Soon after the Egypt’s recognition of Israel, the Palestinian Liberation Organization became a sandwich between the Baathist regime of Iraq and Syria. The major animosity between PLO and Arab petro-monarchies began during the second Gulf War, when the late PLO leader Yasser Arafat visited Iraq and supported Saddam Hussein’s invasion of Kuwait. Since then petro-monarchies began taking least interest in the Palestinian-Israeli conflict. Even the term Arab-Israeli conflict changed into Palestinian-Israeli conflict (please read late American President Jimmy Carter’s book “Palestine: Peace not Apartheid” to understand this analogical transformation).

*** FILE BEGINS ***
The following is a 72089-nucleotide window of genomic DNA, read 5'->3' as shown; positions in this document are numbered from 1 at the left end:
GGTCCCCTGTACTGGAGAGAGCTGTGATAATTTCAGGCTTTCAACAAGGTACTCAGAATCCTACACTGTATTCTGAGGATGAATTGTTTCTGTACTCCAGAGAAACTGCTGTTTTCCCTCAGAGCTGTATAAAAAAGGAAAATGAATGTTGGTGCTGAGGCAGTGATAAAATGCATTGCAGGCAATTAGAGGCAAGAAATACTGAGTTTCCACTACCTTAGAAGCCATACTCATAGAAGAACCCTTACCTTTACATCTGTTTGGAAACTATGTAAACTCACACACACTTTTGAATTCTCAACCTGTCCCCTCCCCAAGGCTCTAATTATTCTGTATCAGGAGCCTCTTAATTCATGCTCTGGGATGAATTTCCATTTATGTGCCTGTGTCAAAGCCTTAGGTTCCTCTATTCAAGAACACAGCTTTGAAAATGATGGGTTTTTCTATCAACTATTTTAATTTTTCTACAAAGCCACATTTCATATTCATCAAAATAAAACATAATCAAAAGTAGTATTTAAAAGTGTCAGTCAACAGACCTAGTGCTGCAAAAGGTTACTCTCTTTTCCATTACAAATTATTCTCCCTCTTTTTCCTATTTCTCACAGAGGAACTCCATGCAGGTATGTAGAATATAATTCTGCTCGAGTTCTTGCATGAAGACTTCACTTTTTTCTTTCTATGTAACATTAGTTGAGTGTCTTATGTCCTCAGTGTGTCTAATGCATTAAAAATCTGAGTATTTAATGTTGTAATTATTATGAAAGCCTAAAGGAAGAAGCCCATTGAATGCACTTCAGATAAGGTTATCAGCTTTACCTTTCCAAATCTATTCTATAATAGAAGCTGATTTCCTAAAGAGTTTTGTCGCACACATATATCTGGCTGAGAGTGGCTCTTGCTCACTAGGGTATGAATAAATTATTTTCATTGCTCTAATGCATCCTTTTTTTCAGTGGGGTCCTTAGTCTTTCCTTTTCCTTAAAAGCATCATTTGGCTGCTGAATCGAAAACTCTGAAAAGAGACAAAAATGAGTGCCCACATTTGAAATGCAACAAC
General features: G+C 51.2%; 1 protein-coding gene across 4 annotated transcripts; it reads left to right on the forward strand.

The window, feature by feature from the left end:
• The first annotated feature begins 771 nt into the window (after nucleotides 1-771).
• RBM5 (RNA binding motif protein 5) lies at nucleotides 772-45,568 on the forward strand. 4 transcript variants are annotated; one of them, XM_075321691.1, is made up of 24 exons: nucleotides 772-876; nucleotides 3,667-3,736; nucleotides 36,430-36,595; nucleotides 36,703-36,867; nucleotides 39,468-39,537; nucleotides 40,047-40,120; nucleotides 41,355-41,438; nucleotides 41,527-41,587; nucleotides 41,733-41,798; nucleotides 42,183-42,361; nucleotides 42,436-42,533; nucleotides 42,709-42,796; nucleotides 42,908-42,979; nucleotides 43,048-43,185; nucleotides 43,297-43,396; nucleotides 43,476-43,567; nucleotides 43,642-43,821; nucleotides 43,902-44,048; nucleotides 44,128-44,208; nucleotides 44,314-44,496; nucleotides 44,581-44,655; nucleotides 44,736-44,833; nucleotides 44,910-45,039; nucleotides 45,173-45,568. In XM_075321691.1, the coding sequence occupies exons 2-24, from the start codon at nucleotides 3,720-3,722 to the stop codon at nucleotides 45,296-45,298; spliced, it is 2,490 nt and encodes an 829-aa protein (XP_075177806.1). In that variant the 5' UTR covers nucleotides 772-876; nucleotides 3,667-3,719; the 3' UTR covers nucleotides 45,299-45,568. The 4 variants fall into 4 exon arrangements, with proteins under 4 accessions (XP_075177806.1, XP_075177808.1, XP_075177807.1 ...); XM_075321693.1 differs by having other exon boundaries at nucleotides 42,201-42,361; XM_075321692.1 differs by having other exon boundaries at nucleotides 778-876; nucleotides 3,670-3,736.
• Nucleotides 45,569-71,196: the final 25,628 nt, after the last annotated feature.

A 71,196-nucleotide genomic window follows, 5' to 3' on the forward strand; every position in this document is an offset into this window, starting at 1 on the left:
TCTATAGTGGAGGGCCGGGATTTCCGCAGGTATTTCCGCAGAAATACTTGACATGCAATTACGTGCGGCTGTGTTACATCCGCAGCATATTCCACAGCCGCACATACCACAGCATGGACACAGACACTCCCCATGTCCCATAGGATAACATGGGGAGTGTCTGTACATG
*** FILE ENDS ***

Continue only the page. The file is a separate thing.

Another major reason behind Arab Monarchies least interest in the Palestinian-Israeli conflict is Iran. Because, soon after the revolution, the Iranian theocratic regime has taken major interest in the Palestinian issue with metaphorical yet psychological slogan “Death to America and Death to Israel”. The Iranian regime began exporting the revolution to other countries in the region such as Iraq and Lebanon in particular. What Khomeini said on the wake of revolution during his first speech “Islam has no borders”. The message was clear, from now onwards Iran will be the champion of Palestinian cause, which has indeed infuriated Sunni Arabs. (To understand this please read Edward Said’s famous book “Covering Islam”).